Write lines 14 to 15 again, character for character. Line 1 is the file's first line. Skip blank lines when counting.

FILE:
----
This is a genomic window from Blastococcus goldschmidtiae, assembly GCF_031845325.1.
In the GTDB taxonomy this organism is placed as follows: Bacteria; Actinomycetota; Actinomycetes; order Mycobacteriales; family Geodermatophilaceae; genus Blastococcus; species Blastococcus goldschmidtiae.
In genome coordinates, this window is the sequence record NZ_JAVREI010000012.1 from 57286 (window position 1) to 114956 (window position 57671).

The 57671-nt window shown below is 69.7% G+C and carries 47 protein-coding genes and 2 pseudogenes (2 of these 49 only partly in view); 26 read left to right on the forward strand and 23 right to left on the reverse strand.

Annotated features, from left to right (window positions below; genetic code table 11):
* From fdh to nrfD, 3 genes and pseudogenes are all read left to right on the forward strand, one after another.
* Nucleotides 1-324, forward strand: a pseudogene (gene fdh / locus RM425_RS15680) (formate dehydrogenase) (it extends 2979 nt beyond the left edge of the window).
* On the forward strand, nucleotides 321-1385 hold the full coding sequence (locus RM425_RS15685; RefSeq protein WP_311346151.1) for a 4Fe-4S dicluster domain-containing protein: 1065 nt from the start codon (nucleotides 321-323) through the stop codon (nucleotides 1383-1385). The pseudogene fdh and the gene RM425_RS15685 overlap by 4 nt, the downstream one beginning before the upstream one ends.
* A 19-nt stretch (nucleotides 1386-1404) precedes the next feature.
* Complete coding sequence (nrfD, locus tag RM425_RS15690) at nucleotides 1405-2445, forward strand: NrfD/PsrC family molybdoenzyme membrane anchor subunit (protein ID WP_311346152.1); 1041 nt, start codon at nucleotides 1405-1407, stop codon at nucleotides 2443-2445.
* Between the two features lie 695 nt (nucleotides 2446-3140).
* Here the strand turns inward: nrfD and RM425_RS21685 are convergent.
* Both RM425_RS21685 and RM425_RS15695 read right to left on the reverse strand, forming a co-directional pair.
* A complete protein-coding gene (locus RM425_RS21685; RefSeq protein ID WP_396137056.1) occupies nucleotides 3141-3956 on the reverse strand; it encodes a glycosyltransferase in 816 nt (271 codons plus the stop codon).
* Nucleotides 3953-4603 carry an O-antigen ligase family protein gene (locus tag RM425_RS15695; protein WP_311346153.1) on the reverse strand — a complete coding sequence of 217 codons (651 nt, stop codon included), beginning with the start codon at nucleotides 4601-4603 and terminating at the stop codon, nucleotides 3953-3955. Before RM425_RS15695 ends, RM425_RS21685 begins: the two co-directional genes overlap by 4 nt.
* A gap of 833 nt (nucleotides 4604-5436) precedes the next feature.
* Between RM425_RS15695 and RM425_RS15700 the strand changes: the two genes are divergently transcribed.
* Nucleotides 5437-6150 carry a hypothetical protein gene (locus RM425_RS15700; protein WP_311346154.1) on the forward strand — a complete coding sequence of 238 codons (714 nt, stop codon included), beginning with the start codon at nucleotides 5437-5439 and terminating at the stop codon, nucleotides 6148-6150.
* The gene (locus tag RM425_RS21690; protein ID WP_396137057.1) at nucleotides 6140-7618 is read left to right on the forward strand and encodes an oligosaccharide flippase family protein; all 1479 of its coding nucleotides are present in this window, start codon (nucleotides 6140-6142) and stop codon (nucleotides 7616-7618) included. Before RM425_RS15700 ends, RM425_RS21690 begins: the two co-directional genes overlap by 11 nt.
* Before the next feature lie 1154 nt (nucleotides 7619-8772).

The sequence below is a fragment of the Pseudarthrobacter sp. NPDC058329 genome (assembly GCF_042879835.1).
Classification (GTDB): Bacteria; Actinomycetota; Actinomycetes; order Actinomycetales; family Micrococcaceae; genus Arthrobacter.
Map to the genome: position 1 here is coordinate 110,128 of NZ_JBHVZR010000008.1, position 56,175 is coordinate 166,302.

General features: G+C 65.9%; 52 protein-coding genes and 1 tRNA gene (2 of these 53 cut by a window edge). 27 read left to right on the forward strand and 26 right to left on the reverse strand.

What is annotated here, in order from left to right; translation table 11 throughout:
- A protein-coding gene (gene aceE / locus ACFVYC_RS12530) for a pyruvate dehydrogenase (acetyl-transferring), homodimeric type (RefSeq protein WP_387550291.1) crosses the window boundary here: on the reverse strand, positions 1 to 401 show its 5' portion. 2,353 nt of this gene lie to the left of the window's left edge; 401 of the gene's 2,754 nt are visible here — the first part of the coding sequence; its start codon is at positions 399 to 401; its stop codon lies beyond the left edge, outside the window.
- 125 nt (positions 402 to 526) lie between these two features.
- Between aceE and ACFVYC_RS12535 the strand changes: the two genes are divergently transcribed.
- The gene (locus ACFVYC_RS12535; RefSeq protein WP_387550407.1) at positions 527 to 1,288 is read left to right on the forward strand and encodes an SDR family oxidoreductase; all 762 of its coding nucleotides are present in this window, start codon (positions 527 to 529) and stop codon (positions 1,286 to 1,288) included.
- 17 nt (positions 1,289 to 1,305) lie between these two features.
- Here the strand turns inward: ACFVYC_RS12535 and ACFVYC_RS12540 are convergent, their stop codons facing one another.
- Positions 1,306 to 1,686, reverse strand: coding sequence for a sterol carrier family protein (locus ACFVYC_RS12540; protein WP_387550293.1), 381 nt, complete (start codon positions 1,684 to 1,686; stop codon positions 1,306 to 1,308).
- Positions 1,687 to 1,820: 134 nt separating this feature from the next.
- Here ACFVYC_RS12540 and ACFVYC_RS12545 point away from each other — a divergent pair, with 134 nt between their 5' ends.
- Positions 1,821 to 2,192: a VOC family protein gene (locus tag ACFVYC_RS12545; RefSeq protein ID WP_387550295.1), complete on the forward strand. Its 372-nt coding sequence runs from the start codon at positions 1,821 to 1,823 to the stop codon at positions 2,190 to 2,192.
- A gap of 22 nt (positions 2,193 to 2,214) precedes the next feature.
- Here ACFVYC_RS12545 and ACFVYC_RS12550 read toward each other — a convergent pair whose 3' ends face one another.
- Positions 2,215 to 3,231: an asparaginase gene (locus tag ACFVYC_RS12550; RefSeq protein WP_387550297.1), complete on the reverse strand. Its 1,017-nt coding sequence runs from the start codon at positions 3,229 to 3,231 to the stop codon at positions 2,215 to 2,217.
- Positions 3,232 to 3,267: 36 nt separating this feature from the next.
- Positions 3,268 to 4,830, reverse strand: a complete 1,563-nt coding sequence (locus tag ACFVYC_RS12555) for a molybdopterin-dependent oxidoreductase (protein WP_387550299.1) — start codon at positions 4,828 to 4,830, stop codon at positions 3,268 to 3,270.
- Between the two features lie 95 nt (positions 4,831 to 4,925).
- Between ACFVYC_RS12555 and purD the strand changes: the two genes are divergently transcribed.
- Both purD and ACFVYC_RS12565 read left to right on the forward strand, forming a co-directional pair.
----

* A complete protein-coding gene (locus RM425_RS21685; RefSeq protein ID WP_396137056.1) occupies nucleotides 3141-3956 on the reverse strand; it encodes a glycosyltransferase in 816 nt (271 codons plus the stop codon).
* Nucleotides 3953-4603 carry an O-antigen ligase family protein gene (locus tag RM425_RS15695; protein WP_311346153.1) on the reverse strand — a complete coding sequence of 217 codons (651 nt, stop codon included), beginning with the start codon at nucleotides 4601-4603 and terminating at the stop codon, nucleotides 3953-3955. Before RM425_RS15695 ends, RM425_RS21685 begins: the two co-directional genes overlap by 4 nt.